The West Penn Power Company, a subsidiary of the Allegheny Power System, Inc., was an electric utility with 420,000 customers, operating in Pennsylvania, and headquartered in Creensburg. In 1967 and under the direction of his vice president William E. Sturm, the company developed and built a small electric car called “Allectric” (registered trademark).
Sturm, said that the “West Penn Power Company” was not a car manufacturer, but that it was interested in the promotion and development of electric cars, since there was a potential market that could allow it to increase sales while providing solutions to the problem of atmospheric pollution.
A study entitled “Automobile Facts and Figures”, published by the Automobile Manufacturing Association, stated that 60% of the trips made by car were less than 5 miles, that almost half of the fuel consumption was dedicated to go to work, that one-way commutes ranged from 6 to 10 miles, and that more than half of the cars were used only by the driver.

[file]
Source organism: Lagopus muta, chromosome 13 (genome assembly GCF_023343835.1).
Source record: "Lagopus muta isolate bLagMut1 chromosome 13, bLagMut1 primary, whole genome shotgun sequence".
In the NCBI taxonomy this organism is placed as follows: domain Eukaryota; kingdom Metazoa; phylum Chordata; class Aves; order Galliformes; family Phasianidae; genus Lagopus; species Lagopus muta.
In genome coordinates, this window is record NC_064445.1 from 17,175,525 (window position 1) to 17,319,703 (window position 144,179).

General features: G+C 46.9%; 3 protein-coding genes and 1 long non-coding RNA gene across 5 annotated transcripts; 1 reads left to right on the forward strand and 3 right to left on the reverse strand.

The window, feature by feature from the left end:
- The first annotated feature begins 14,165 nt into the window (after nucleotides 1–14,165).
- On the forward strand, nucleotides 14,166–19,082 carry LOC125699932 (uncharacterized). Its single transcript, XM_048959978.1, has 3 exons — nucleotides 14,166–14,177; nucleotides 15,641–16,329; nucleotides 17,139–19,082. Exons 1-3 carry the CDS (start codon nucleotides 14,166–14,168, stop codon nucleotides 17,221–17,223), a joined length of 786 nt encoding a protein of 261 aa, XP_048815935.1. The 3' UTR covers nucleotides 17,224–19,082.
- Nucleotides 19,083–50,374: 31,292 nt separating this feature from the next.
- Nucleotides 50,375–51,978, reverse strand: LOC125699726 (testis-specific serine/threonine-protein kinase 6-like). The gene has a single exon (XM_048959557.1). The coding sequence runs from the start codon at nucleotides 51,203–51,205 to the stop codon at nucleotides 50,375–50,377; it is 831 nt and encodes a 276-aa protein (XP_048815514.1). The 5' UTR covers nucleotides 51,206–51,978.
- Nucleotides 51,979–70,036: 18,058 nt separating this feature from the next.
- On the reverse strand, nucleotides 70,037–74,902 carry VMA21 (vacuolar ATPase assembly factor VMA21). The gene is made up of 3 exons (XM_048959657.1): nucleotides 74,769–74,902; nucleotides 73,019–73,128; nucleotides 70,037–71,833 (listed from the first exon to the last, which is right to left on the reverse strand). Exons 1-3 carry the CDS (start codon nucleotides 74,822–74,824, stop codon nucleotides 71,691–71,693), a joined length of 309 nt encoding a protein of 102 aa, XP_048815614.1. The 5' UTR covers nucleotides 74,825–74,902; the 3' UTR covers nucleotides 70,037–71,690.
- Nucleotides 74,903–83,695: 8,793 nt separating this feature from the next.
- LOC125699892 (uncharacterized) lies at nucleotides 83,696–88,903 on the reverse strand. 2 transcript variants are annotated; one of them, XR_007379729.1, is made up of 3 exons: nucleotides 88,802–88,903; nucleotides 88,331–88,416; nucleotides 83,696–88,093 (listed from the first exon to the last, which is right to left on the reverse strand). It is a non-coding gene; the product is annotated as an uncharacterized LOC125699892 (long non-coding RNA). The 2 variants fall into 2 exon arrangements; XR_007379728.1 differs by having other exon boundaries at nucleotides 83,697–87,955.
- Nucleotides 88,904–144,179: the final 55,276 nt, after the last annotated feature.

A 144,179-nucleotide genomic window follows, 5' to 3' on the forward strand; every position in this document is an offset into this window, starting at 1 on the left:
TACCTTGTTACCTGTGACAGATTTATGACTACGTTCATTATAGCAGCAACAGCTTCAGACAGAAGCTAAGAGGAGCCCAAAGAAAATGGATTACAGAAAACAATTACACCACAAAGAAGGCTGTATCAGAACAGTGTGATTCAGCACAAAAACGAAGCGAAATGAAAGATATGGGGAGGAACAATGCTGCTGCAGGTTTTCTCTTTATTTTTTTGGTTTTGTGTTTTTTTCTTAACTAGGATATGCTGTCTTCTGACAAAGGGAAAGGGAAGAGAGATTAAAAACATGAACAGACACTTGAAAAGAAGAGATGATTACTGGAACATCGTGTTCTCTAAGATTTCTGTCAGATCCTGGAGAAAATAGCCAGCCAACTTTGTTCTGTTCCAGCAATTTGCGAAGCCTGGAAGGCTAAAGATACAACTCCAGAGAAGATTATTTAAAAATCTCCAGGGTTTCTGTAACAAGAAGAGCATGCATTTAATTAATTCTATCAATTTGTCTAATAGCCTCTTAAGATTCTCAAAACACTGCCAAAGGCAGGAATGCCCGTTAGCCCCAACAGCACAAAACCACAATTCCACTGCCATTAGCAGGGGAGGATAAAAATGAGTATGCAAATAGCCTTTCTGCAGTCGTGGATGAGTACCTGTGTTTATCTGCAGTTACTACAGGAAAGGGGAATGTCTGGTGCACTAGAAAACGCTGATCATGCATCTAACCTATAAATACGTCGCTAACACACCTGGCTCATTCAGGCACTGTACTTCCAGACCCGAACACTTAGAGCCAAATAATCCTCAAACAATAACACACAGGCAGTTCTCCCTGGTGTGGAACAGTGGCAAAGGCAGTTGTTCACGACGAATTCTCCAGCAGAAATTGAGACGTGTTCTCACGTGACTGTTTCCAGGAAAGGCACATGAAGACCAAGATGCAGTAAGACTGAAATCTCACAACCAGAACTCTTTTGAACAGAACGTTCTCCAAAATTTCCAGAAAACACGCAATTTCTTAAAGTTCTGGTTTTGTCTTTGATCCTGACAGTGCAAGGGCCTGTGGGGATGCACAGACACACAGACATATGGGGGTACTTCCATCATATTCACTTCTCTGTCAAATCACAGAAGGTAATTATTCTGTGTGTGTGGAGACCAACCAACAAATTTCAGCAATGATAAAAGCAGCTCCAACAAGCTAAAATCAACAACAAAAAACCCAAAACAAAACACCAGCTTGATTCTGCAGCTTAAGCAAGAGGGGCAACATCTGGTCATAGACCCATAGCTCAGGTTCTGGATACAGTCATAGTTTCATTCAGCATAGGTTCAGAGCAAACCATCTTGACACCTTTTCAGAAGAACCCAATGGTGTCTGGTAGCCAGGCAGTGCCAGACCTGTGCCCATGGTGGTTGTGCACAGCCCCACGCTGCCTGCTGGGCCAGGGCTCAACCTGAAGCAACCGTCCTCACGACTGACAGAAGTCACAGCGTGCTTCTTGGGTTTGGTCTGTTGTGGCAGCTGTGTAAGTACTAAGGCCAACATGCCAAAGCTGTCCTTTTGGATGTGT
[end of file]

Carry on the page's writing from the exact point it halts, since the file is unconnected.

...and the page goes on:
The “Allectric” was designed for short range runs. It was capable of reaching 50 km/h and had a range of 50 miles without recharging the battery. The prototype was presented to the Senate Commerce Committee on March 13, 1967, as an alternative to America’s dependence on fossil fuels, and aroused great interest. The idea was to use the usual parking meters as places to recharge the batteries. However, as always, dark interests ruined the project.
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